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Re: Encryption of EGO keys

From: TheJackiMonster
Subject: Re: Encryption of EGO keys
Date: Mon, 06 Jul 2020 22:39:19 +0200
User-agent: Evolution 3.36.4


the reason for my request was not because I am not aware of the
problems in convenience. I fully understand that a password won't make
it much more secure if your system is already compromised but if I
consider a general end-user...

I mean I would like to have such a feature optionally and I am willing
to develop it even if it wouldn't be used by many. If I think about
applications like file-sharing, cloud-services and other which could be
based on requests of file paths and those aren't filtered properly
before getting patched. I would like to have less pressure during
development of the interfaces.

For example a sandbox with only filesystem access at the moment could
potentially lead to identity theft. But granting a sandbox to have
access to capturing of keypresses, process management or other
processes memory is less probable.

It's also a problem that most users don't fully encrypt their drive.
Even many distributions of Linux which do allow encryption during
installation don't pick it as default and many users on Windows won't
probably know their drive is fully readable. I know that's not a
problem we have to solve but we should consider it.

So I have a few ideas how it could be developed. My preferred choice
would be built into the GNUnet API similar to GpGMe which asks in CLI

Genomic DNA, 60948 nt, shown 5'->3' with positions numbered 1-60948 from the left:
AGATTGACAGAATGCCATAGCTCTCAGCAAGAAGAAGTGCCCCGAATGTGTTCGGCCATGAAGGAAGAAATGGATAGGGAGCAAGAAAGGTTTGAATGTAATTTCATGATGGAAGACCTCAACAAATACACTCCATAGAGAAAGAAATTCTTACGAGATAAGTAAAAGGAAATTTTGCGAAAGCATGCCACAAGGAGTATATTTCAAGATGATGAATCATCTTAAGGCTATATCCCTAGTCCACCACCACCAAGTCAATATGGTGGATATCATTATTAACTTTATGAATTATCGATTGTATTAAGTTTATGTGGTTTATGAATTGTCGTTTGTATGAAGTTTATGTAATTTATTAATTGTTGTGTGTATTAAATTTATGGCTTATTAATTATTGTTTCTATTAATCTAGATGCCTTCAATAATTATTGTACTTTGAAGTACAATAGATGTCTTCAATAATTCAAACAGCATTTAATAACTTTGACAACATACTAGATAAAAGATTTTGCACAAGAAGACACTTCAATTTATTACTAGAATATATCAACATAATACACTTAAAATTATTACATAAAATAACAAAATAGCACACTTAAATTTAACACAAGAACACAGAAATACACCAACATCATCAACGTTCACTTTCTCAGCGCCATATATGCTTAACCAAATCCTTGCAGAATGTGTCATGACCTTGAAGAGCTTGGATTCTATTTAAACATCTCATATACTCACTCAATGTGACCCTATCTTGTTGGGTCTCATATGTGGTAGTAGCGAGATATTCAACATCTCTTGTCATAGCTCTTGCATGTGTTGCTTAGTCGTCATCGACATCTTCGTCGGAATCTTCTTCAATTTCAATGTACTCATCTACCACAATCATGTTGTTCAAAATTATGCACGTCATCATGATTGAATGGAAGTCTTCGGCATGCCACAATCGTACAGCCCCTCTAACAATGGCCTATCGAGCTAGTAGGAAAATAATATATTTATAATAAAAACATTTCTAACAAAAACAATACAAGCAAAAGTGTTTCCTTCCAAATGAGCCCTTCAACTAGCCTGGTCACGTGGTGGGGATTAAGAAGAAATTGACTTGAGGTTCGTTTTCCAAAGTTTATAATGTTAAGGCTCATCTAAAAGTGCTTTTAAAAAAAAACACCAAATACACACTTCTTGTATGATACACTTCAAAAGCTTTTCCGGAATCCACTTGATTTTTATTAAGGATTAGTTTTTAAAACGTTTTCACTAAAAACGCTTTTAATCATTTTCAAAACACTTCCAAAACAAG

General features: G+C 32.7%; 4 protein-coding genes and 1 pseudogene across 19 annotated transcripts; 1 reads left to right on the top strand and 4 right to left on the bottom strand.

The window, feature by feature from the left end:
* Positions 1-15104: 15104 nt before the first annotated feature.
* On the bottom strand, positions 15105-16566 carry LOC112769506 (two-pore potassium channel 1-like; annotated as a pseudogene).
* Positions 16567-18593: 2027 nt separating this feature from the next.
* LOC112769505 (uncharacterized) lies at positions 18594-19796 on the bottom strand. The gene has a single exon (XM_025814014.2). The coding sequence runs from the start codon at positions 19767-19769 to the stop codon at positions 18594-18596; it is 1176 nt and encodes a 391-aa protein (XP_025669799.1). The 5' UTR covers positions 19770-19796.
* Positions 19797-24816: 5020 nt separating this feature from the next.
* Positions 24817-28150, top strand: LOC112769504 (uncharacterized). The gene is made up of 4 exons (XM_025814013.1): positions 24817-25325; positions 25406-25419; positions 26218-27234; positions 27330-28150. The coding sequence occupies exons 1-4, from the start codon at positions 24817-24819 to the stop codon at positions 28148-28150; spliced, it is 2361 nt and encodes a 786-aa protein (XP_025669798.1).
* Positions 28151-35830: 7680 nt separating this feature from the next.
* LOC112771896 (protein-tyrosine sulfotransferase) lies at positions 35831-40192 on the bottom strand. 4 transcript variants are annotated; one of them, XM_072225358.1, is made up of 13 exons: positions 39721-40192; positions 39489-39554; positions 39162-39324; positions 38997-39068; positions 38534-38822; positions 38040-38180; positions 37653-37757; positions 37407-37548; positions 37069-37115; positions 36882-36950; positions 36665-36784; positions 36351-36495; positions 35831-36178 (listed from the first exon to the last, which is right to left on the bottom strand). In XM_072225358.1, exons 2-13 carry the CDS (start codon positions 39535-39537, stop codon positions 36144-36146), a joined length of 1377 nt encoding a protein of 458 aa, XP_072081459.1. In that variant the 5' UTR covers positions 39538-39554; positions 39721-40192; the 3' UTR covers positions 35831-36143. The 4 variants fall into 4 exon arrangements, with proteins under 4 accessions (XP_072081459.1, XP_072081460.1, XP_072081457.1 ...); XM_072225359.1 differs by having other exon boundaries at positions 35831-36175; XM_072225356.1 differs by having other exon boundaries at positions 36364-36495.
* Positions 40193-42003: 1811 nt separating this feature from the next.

or GUI for the password but the EGO key can be hold after it for a
whole session in memory which makes the password-prompt as convenient
as possible. (I know this would be really nasty for CLI considering
current interfaces. That's just one reason to make it optional.)

> However, some time ago I also thought that it would be nice to have
key storage "backends" such that you could have hardware tokens (or
plain USB keys) storing your identities/keys.
> That would allow you to more easily transfer and use keys across

The next idea would be to solve the problem of file access. The GNUnet
services could be run by different uid. So the actual user wouldn't
have direct access to config and keys. Pretty much like putting
everything related to GNUnet in a separate virtual environment which is
encrypted from outside. This would have the advantage of putting this
environment on flash drive and using it accross devices.

This would be also a very common usage for people using a Librem Key
for example or storing GpG keys externally.

>> If for some application you want to use a password for additional
>> protection, I suggest to consider using the GNS trick of reading the
>> and then multiplying the public/private keys with the password to
>> a new public-private key pair, and then to use that for
>> That even ensures that an attacker cannot do an offline brute-force
>> attack against the password.

If I understand this correctly I would store a first key externally in
GNS and derive a second key in every session to use the second key for
authentication, right? So I would delete the file of the second key
afterwards or keep it completely temporary, I guess? I would like to
have more details for this kind of approach because it sounds
interesting for possible key sharing between devices.

The last option I can think of would be storing EGO keys for my
specific application fully separate and encrypted, putting an
abstracting layer around all functions of the EGO api from GNUnet and
copying the unencrypted keys temporary to the required location for
every use with an own password prompt and handling of en-/decryption.
This would be something I would probably implement if you tell me the
first options are all unnecessary for most users and you don't see
another better option for this purpose.

Thank you for the replies already.

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